We can love and support the returning warriors, who have been traumatically affected by the realities of war, by demanding that they receive the full benefit of state-of-the-art psychological and medical science.

We can support those institutions that are working diligently to understand the nature of international conflict and build peace in the world.

We as Unitarian Universalists can become ardent catalysts for peacemaking by partnering with other religious denominations in their peace efforts.

Focusing on prevention as the most effective approach to avoiding violent conflict, we can deepen our understanding of structural violence, addressing its eradication wherever we encounter it.

Most importantly, we must recognize that we are on a profoundly religious quest. We may take a key role in the determination of how devotion to “ultimate reality” will be expressed in our world: through love and understanding, or through “holy” war.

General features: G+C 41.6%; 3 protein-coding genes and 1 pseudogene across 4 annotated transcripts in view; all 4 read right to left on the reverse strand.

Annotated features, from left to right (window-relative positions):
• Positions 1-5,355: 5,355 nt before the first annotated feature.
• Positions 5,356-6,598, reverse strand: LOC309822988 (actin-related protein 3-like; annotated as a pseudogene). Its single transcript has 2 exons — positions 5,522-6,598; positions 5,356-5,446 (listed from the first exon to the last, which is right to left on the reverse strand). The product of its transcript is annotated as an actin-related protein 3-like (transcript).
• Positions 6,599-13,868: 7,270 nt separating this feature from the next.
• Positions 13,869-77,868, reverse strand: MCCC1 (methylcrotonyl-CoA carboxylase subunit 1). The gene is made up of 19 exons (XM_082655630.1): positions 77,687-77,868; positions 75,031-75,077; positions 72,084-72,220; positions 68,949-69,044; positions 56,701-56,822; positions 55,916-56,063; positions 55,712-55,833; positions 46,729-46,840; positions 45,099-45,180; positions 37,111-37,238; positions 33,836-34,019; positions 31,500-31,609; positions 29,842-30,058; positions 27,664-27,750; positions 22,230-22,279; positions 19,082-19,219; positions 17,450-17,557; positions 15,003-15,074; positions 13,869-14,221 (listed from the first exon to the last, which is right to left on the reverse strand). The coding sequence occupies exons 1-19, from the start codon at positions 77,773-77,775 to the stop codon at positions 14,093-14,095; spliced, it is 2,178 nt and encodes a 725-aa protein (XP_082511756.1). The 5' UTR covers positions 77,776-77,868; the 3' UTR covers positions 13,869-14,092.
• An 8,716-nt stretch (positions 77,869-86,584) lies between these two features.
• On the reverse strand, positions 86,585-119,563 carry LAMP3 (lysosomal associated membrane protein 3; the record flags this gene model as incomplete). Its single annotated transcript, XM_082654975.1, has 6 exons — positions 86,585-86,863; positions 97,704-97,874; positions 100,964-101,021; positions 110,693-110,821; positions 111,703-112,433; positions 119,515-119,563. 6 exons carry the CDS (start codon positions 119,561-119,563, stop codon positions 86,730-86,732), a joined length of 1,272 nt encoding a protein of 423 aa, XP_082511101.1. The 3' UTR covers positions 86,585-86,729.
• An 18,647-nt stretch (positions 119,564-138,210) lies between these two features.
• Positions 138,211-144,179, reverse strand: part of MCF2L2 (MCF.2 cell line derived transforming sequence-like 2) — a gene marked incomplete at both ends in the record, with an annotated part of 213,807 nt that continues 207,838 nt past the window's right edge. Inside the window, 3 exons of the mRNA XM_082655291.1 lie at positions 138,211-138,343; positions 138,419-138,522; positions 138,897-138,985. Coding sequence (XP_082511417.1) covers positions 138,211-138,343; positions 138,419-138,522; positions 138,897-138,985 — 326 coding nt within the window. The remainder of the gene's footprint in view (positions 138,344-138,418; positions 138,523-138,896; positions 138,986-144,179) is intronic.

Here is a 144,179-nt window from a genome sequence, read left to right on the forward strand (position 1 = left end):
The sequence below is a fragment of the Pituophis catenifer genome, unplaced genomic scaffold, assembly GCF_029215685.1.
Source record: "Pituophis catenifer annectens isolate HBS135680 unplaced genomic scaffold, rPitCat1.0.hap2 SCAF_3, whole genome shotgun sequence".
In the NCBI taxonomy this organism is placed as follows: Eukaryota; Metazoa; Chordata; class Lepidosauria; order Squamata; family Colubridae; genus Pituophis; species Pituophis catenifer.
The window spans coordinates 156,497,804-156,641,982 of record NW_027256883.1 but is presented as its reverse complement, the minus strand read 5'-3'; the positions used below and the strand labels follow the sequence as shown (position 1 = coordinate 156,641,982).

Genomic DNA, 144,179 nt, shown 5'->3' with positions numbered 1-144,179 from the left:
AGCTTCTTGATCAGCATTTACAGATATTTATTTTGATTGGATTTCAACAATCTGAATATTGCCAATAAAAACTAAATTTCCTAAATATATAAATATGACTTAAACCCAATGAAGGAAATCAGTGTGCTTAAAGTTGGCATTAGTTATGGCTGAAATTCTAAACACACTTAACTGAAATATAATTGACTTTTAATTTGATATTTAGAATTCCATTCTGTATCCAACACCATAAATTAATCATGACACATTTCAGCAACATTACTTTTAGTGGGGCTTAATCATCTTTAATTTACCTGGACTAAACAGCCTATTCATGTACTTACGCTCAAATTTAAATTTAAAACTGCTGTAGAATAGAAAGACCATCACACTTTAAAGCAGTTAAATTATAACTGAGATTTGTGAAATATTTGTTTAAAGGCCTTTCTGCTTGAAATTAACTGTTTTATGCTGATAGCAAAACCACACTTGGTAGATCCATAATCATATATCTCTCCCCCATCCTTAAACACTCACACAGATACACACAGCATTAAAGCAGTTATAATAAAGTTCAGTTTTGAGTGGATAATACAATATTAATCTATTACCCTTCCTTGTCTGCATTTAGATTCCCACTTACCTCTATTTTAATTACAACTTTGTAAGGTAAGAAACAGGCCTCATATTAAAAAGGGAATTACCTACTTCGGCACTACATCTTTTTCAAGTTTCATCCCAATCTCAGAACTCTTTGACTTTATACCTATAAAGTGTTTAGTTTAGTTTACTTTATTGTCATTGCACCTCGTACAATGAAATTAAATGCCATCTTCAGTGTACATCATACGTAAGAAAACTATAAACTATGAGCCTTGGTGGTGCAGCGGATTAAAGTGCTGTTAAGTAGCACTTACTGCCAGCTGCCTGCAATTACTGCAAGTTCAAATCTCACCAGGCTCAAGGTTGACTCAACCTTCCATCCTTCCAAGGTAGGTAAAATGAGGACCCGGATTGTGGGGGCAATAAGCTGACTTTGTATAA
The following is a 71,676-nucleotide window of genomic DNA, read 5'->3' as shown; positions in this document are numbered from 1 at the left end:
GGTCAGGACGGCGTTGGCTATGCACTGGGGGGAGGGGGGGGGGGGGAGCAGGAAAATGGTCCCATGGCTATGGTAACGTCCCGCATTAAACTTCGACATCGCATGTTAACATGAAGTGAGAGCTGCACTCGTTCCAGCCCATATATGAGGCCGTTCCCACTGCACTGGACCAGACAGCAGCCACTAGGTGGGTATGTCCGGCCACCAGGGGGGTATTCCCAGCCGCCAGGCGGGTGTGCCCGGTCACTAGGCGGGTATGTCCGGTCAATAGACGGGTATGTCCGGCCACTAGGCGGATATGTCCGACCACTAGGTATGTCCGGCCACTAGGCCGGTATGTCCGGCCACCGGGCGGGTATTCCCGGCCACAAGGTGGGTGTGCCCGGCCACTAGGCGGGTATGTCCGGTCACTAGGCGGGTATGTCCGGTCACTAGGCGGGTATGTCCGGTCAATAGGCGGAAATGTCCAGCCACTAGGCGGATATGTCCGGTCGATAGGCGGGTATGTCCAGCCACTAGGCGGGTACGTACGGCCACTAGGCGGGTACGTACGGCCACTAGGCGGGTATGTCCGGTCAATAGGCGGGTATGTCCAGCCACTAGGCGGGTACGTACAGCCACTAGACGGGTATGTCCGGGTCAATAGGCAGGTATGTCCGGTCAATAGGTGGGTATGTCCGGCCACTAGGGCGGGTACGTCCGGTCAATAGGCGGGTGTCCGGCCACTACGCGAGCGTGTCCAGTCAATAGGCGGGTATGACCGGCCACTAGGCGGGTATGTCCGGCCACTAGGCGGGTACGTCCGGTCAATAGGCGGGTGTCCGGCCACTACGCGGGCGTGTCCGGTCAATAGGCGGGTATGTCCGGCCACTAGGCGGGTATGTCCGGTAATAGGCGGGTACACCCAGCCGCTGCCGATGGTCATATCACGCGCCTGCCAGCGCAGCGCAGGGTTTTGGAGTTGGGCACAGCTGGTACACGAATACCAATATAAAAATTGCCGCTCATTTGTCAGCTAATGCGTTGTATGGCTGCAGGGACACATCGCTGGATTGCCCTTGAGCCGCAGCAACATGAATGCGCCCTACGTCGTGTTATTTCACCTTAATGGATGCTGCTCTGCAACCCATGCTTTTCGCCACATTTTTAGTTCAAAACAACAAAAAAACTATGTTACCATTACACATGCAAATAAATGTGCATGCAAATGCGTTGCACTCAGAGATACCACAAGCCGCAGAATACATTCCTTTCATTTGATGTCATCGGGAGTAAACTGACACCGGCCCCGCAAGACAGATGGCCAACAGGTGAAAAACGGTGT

LoraKim Joiner, Unitarian Universalist Fellowship of Gainesville

I would like to see us not just adopt, but make as a highest priority, a principle of committing our shared religious lives to building peace at all levels (intrapersonal, interpersonal, congregational, communities, societal, national, environmental and web of life). Though we are not a creedal church, we are covenantal, and a covenant cannot bring about liberation and transformation in lives and society without the fire of commitment. Therefore I see the Peacemaking Study Action Item not as a Statement of Conscience but as a Covenant of Commitment. We ask ourselves throughout our congregational lives what is ours to do, in this moment, during this breath, to build peace. We ask this so that we might respond not just in matters of violence and war, but in the very fabric of how we live our daily lives.

Glenn E. King, Ministerial Intern, Leominster, MA

As a covenantal non-creedal faith, UUism challenges us by calling us to reject any imposition of doctrine. "Rejection of all kinds of war" and even the affirmation of a "just war theory" are creedal formulations which neither our faith nor I would force on another.